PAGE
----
Happening Today:

8:15 a.m. | Rep. Vargas of Haverhill discusses school meals programs on "Win for Breakfast" with host Win Damon.....WHAV-FM 97.9 | Stream at WHAV.net

10:30 a.m. | Boston Mayor Wu holds a press availability following a violence reduction workshop co-created by the Violence Reduction Center and the City of Boston. | Roxbury Branch of the Boston Public Library, 149 Dudley Street, Roxbury

7 p.m. | MassGOP Chair Amy Carnevale is on GBH's "Talking Politics" with Adam Reilly discussing her efforts to make the party competitive in statewide races, and former President Trump's indictment and what it could mean for the direction of the MassGOP. | WGBH-TV Ch. 2.

7:30 p.m. | Dr. Anouska Bhattacharyya of YW Boston, Felicia Jadczak of SHE Geeks Out, Kim Dukes of Koya Partners Diversified Search Group and Dr. Nefertiti Walker, the vice chancellor for Equity and Inclusion at UMass Amherst are on Basic Black with Phillip Martin on GBH 2 with an extra half hour of conversation on Facebook.

When it comes to Massachusetts politics, there’s a “disconnect” between what one analyst calls the “loud Left” and its agenda, and what the electorate actually wants.

For a state generally considered one of the most left-leaning in the nation, a recent poll from political advocacy firm Priorities for Progress suggests otherwise.

“Voters in Massachusetts are far more moderate than people think,” said Liam Kerr, PFP founder.

The PFP survey polling registered voters in the Bay State charts the distance between U.S. Sen. Elizabeth Warren and Gov. Maura Healey. It points to a big ideological gap between the two Democrats.

Voters see Warren as far more liberal, with 43 percent rating her as a 0 or 1 on a 10-point scale where 0 is the most liberal, 5 is in the middle, and 10 is very conservative.

That’s more than twice as liberal as voters ranked Healey. 

Just 20 percent of voters rated the new governor at 0 or 1, suggesting they see Healey as far more moderate.

Kerr told MASSterList this ideological gap explains both why a majority of voters don’t want Warren to run again and why they give Healey such high approval.

Warren last week announced her bid for a third term as U.S. Senator, but pollsters found just 44 percent of voters think Warren should run again. This is roughly the same as when MassINC asked a few months ago.

With the clock winding down on Healey’s first 100 days in office, the Cambridge Democrat has so far served up a moderate agenda, winning her a 64 percent approval rating in the PFP poll.

When asked how Healey is handling her job as governor, 66 percent of voters said they approve.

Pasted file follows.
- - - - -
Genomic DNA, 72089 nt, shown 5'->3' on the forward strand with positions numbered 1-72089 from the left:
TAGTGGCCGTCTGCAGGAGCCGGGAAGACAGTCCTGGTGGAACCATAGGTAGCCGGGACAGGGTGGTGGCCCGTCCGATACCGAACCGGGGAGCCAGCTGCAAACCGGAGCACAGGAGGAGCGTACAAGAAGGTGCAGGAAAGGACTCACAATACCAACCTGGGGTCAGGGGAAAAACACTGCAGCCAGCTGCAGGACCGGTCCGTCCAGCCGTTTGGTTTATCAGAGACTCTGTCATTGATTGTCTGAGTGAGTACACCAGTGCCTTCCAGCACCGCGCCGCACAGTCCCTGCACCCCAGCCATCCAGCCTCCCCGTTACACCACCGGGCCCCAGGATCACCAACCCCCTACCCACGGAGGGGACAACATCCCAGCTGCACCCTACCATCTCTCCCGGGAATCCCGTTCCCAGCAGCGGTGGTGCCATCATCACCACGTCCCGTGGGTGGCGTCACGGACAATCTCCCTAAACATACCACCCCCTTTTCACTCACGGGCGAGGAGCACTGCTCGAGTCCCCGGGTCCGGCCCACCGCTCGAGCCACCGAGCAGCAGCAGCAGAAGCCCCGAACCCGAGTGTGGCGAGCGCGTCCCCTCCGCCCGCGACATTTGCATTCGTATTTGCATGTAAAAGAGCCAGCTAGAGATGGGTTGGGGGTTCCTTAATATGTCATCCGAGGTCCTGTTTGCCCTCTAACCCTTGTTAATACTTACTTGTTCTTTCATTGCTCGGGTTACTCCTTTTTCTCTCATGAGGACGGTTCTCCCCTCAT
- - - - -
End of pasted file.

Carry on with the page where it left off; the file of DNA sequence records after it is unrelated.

Healey’s proven to be more moderate in her policy proposals so far than some may have expected, says Kerr. Her tax relief plan that would deliver about a $1 billion in tax cuts annually, has riled up the progressive wing of her party.

Leftist groups including Raise Up Massachusetts have fired back, calling Healey’s tax plan a handout for the “ultra-rich” because of its cuts in the estate and capital-gains taxes.

Looking at poll results, Kerr told MASSterList he characterizes the progressive pushback highlighted in headlines and soundbites around the state as chatter from a “loud Left” that’s disconnected from the actual will of the Massachusetts electorate.

Massachusetts’ reputation for liberalism, he argues, arises mainly from its federal lawmakers. Both senators and all nine U.S. House members are Democrats, with a spotlight on voices like U.S. Sens. Warren and Ed Markey and U.S. Rep. Ayanna Pressley.

A vast majority of voters surveyed in the PFP poll — 79 percent — said they somewhat or strongly support Healey’s tax plan. Just 13 percent said they strongly or somewhat oppose it.

House lawmakers have teased a tax relief plan of their own. House Speaker Ron Mariano has said it it will come ahead of his chamber’s annual budget bill, meaning we should expect it early next week. Mariano spent a good deal of time sending messages you could call moderate, grumping it wasn’t a good time to cut taxes because of revenue uncertainty. Now his tax plan could bring similar smiles to the faces of businesspeople as did Healey’s – though it depends on what he’s hearing from the members should be in there.

This toeing of the center is a brand of politics that Kerr says plays well in Massachusetts.

Just look to Bay Stater voters’ long-standing fondness for former Republican Gov. Charlie Baker, a moderate who carried sky-high approval ratings through his eight years in office straight on through to his final days.

UMass Amherst/WCVB poll put the Teflon gov’s approval rating at 68 percent with just over two months remaining in his final term.

Send tips to Erin Tiernan Editor@MASSterList.com. For advertising and general inquiries, contact Dylan RossiterPublisher@MASSterList.comClick here to post a job on the MASSterList Job Board. Follow @MASSterList on Twitter.